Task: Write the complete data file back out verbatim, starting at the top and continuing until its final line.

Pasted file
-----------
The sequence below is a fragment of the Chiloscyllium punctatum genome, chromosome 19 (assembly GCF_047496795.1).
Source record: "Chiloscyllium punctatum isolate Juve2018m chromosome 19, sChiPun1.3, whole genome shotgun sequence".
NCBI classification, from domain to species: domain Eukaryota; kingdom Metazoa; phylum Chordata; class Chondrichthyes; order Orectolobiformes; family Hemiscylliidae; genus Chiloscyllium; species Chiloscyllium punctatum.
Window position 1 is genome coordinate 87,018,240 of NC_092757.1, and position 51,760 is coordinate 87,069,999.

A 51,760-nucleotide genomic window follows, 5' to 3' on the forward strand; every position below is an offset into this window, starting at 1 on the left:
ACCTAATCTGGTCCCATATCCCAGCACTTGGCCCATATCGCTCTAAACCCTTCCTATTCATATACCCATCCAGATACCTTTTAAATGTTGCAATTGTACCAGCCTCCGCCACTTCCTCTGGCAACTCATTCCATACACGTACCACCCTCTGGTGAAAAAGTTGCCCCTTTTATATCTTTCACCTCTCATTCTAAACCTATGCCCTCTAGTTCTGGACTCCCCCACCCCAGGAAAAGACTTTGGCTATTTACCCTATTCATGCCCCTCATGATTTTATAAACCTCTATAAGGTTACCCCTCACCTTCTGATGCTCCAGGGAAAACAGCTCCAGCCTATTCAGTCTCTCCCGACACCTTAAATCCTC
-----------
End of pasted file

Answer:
The sequence below is a fragment of the Chiloscyllium punctatum genome, chromosome 19 (assembly GCF_047496795.1).
Source record: "Chiloscyllium punctatum isolate Juve2018m chromosome 19, sChiPun1.3, whole genome shotgun sequence".
NCBI classification, from domain to species: domain Eukaryota; kingdom Metazoa; phylum Chordata; class Chondrichthyes; order Orectolobiformes; family Hemiscylliidae; genus Chiloscyllium; species Chiloscyllium punctatum.
Window position 1 is genome coordinate 87,018,240 of NC_092757.1, and position 51,760 is coordinate 87,069,999.

A 51,760-nucleotide genomic window follows, 5' to 3' on the forward strand; every position below is an offset into this window, starting at 1 on the left:
ACCTAATCTGGTCCCATATCCCAGCACTTGGCCCATATCGCTCTAAACCCTTCCTATTCATATACCCATCCAGATACCTTTTAAATGTTGCAATTGTACCAGCCTCCGCCACTTCCTCTGGCAACTCATTCCATACACGTACCACCCTCTGGTGAAAAAGTTGCCCCTTTTATATCTTTCACCTCTCATTCTAAACCTATGCCCTCTAGTTCTGGACTCCCCCACCCCAGGAAAAGACTTTGGCTATTTACCCTATTCATGCCCCTCATGATTTTATAAACCTCTATAAGGTTACCCCTCACCTTCTGATGCTCCAGGGAAAACAGCTCCAGCCTATTCAGTCTCTCCCGACACCTTAAATCCTC